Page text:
I know it’s hard to believe that any one group of people could have a divorce rate higher than 50%, but celebrities and individuals who have accumulated vast amounts of wealth experience an even higher divorce rate than the rest of us! This phenomenon has many underlying drivers, but the main cause of celebrity divorce, like most divorces, is adultery. The difference between celebrity divorces and those that one of us regular folks would experience, however, is the money involved!
With all that money involved, the prenuptial agreement becomes incredibly important. As you will see below, the difference between having a prenup and not having one could be $100,000,000! Read more “TOP 10 CELEBRITY DIVORCES”
Divorce Lawyer in Santa Barbara Discusses Use of Premarital Agreements
The age we live in today is in stark contrast to the one our parents grew up in, and one of the biggest changes in American society in the last few decades has been scene in the institution of marriage. Less and less people are getting married, marriages aren’t lasting as long, and the Country’s divorce rate has skyrocketed. In this age of divorce, a formerly obscure legal document, the premarital (prenuptial) agreement, has come into almost standard use. Read more “Should I Get a Premarital Agreement?”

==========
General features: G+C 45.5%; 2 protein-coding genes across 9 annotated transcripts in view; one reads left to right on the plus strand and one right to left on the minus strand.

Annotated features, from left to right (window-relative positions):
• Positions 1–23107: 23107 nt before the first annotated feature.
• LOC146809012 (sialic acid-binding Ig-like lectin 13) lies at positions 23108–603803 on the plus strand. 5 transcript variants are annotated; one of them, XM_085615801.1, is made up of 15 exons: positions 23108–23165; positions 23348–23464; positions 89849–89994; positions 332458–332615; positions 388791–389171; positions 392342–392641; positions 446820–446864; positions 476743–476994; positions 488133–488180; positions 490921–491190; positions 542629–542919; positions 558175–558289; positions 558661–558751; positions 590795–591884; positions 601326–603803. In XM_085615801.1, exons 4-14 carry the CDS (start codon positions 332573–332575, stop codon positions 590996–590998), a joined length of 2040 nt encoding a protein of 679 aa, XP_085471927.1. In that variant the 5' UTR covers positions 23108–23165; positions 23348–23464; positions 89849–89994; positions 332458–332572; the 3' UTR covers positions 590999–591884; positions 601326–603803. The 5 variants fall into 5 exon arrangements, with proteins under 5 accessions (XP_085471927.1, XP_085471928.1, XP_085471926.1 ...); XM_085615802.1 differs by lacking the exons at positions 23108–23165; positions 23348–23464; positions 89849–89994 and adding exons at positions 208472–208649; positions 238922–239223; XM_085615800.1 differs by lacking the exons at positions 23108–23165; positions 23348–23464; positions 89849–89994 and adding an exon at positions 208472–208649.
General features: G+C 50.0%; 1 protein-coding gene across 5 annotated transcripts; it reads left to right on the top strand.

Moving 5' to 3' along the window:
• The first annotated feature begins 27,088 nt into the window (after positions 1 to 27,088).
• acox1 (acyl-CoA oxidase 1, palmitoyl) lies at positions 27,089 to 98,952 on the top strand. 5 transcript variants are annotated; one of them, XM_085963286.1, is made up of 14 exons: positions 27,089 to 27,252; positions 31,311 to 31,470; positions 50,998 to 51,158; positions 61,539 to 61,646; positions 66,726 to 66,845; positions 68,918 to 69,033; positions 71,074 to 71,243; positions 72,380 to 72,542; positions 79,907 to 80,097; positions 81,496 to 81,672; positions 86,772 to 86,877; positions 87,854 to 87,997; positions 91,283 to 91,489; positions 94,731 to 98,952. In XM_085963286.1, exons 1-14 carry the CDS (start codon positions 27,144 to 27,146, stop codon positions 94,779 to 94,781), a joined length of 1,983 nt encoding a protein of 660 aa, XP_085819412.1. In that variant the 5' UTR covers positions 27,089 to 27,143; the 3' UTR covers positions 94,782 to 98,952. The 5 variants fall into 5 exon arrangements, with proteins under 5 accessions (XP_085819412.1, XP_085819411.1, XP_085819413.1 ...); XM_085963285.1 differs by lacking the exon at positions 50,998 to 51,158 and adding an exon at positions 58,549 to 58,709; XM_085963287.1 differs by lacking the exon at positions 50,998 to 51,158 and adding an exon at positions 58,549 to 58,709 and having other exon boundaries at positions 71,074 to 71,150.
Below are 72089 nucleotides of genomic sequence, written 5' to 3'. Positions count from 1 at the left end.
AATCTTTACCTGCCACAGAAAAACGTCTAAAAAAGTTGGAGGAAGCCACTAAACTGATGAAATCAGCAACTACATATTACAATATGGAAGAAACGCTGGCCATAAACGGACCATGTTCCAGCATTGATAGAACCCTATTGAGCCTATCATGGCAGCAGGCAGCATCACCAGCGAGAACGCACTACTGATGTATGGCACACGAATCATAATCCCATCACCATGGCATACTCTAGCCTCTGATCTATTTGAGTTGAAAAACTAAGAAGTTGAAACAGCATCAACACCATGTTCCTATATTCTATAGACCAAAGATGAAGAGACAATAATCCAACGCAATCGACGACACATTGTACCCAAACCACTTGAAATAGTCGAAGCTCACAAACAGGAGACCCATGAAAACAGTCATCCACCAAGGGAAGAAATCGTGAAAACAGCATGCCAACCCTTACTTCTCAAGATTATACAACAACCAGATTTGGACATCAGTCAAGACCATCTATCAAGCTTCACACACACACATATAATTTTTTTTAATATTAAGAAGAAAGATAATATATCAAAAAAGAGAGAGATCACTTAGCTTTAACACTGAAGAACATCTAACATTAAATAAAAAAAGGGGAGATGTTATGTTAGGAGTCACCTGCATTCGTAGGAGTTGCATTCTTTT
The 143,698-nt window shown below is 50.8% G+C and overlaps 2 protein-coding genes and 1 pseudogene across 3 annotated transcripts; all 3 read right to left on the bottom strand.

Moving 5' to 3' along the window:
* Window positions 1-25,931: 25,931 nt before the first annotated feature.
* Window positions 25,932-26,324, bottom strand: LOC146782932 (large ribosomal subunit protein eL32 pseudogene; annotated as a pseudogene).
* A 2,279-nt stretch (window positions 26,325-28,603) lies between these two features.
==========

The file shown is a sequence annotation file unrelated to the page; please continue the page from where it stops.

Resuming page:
Santa Barbara Family Law Lawyer Helps With All Legal Aspects Getting Divorced in California
Divorce is the legal end to a marriage as ordered by a court. In the state of California, there are three ways to end a marriage: divorce, legal separation and annulment. Divorce is the most common tool used to end a marriage, and either spouse can decide to file a petition for divorce. It is not necessary for both parties to agree in divorce, and an unwilling spouse cannot stop the process by refusing participation. The unwilling spouse may be able to delay proceedings, but the petitioning spouse will be able to get a “default” judgement if the other spouse refuses to participate. The filing spouse is known as the petitioner and the other is known as the respondent. Read more “California Divorce”